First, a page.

نوشـــین ایـــپکچی متولـد ۱۳۲۱ در تهـران تـا کنون نمایشگاه های مـتعدد انـفرادی و گــروهــی در خارج و داخــل ایـران داشــته اسـت. بـرخـی از نـمایــشگاه هـای گزیده او شامل
نـمایـشگاه گـروهـی در لیسـبون پـرتـغال ۱۳۹۶
نـمایـشگاه انـفرادی در گـالـری گلسـتان
نـمایـشگاه انـفرادی در گـالـری شیرین ۱۳۸۵
نمایشگاه انفرادی گالری آرت سنتر ۱۳۸۹ می باشد
این نمایشگاه شامل ۱۸ اثر از مجموعه ی جدید او به نام اندرونی است که مروری به خاطرات گذشته دارد. این مجموعه رنگ روغن بر روی بوم تداعی کننده فرهنگ و سنت ایران قدیم می باشد که مفهوم بسیار گویایی دارد. گویی که مروری به گذشته ها و دوران قاجار داشتیم در عین حال در نقاشی های نوشین یک رنگی از مدرنیته دیده می شود. بدین معنا که گذشته را به حال مرتبط می کند.۱
به گفته هنرمند: در دوران کودکی وقتی مادر و مادر بزرگ و بزرگترها برایمان قصه هایی از قدیم تعریف می کردند گویی که خودم در همان دوران به سر می بردم. برای من این قصه رنگ و بو ی خاص خودش را داشت و از همان قصه ها برای خودم داستان جدیدی هم می ساختم. گویی که این تصاویر درذهن و خیال من نقاشی شده است.۱
نوشین ایپکچی در حال حاضر در تهران، ایران فعالیت و زندگی می کند.۱
Shirin Gallery is pleased to present a solo exhibition, "Andarooni," Inside the courtyard, which features artworks by Nooshin Ipakchi. The show surveys the artist's recent series, Andarooni, or a flashback to old memories. The series engages with cultural and traditional early Iran and explores the Persian language's essence and humor. In these mixed-media and oil works on canvas, images combined with colorful motifs describe the spirit of verbal expressions.
"Growing up in Iran, we grew up exchanging all sorts of expressions and culture from an early age," writes Nooshin. "Seeing our parents and grandparents and the extreme changes in technology, the stories they told us from old Iran, had always created a nostalgia for me. I have relearned forgotten stories along with many new ones. Then some became an image, an idea in my imagination."
The Andarooni series is very contemplative. It reflects the Ghajar mystical era with a twist of modern mood. It reveals the culture of over 100 years ago, representing the traditional history, as they go on a long journey searching for something that was within them all along and the liaison to the modern ages.
Nooshin Ipakchi born in 1942, Tehran, Iran, has held many solo and
group exhibitions throughout her professional years. To mention a few were Group Exhibition in Lisbon, Portugal 2015; Solo Exhibition in Golestan Gallery 2013 & 2017; Solo Exhibition in Art Center Gallery 2010; Solo Exhibition in Shirin Gallery, 2006, etc. Her current exhibition in Shirin Gallery includes 18 of her new works named The Memories of the Andarooni. She is currently living and working in Tehran, Iran
نمایشگاه آثار" نوشین ایپکچی " با عنوان " اندرونی " مرداد 1399 گالری شیرین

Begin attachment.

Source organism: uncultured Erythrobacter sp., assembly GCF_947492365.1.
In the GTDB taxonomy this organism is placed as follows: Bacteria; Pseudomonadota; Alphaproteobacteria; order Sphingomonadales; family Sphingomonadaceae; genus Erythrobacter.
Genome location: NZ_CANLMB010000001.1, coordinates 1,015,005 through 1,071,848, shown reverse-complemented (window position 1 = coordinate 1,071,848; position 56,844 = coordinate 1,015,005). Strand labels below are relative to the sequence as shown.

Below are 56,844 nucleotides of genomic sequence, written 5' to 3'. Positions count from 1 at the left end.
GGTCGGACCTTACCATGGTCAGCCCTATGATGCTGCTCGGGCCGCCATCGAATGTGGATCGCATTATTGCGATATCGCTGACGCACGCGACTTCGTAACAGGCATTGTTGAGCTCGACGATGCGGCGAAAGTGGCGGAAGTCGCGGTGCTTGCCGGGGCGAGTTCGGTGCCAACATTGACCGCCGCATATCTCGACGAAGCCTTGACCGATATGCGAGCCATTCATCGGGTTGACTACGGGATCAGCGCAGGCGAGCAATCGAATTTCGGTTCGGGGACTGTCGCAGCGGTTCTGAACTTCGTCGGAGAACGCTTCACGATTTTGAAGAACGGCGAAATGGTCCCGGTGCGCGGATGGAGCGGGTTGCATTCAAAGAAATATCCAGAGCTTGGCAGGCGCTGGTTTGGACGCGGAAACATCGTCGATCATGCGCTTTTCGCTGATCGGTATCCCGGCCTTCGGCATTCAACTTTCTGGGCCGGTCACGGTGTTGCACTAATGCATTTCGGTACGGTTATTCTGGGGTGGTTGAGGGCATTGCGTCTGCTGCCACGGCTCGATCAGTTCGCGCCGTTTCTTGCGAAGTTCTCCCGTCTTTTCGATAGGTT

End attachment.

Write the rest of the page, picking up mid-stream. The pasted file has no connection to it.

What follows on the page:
Overview and HistoryTehran is the capital of Iran and the largest city in the Middle East, with a population of fifteen million people living under the peaks of the Alborz mountain range.Although archaeological evidence places human activity around Tehran back into the years 6000BC, the city was not mentioned in any writings until much later, in the thirteenth century. It's a relatively new city by Iranian standards.But Tehran was a well-known village in the ninth century. It grew rapidly when its neighboring city, Rhages, was destroyed by Mongolian raiders. Many people fled to Tehran.In the seventeenth century Tehran became home to the rulers of the Safavid Dynasty. This is the period when the wall around the city was first constructed. Tehran became the capital of Iran in 1795 and amazingly fast growth followed over the next two hundred years.The recent history of Tehran saw construction of apartment complexes and wide avenues in place of the old Persian gardens, to the detriment of the city's cultural history.The city at present is laid out in two general parts. Northern Tehran is more cosmopolitan and expensive, southern Tehran is cheaper and gets the name "downtown."Getting ThereMehrabad airport is the original one which is currently in the process of being replaced by Imam Khomeini International Airport. The new one is farther away from the city but it now receives all the international traffic, so allow an extra hour to get there or back.TransportationTehran driving can be a wild free-for-all like some South American cities, so get ready for shared taxis, confusing bus routes and a brand new shiny metro system to make it all better. To be fair, there is a great highway system here.The metro has four lines, tickets cost 2000IR, and they have segregated cars. The women-only carriages are the last two at the end, FYI.Taxis come in two flavors, shared and private. Private taxis are more expensive but easier to manage for the visiting traveler. Tehran has a mean rush hour starting at seven AM and lasting until 8PM in its evening version. Solution? Motorcycle taxis! They cut through the traffic and any spare nerves you might have left.People and CultureMore than sixty percent of Tehranis were born outside of the city, making it as ethnically and linguistically diverse as the country itself. Tehran is the most secular and liberal city in Iran and as such it attracts students from all over the country.Things to do, RecommendationsTake the metro to the Tehran Bazaar at the stop "Panzda Gordad". There you can find anything and everything -- shoes, clothes, food, gold, machines and more. Just for the sight of it alone you should take a trip there.If you like being outside, go to Darband and drink tea in a traditional setting. Tehranis love a good picnic and there are plenty of parks to enjoy. Try Mellat park on a friday (fridays are public holidays), or maybe Park Daneshjou, Saaii or Jamshidieh.Remember to go upstairs and have a look around, always always always! The Azadi Tower should fit the bill; it was constructed to commemorate the 2500th anniversary of the Persian Empire.Tehran is also full of museums such as:the Contemporary Art Museumthe Abghine Musuem (glass works)the 19th century Golestan Royal Palace museumthe museum of carpets (!!!)Reza Abbasi Museum of extraordinary miniaturesand most stunning of all,the Crown Jewels Museum which holds the largest pink diamond in the world and many other jaw-dropping jewels.Text by Steve Smith.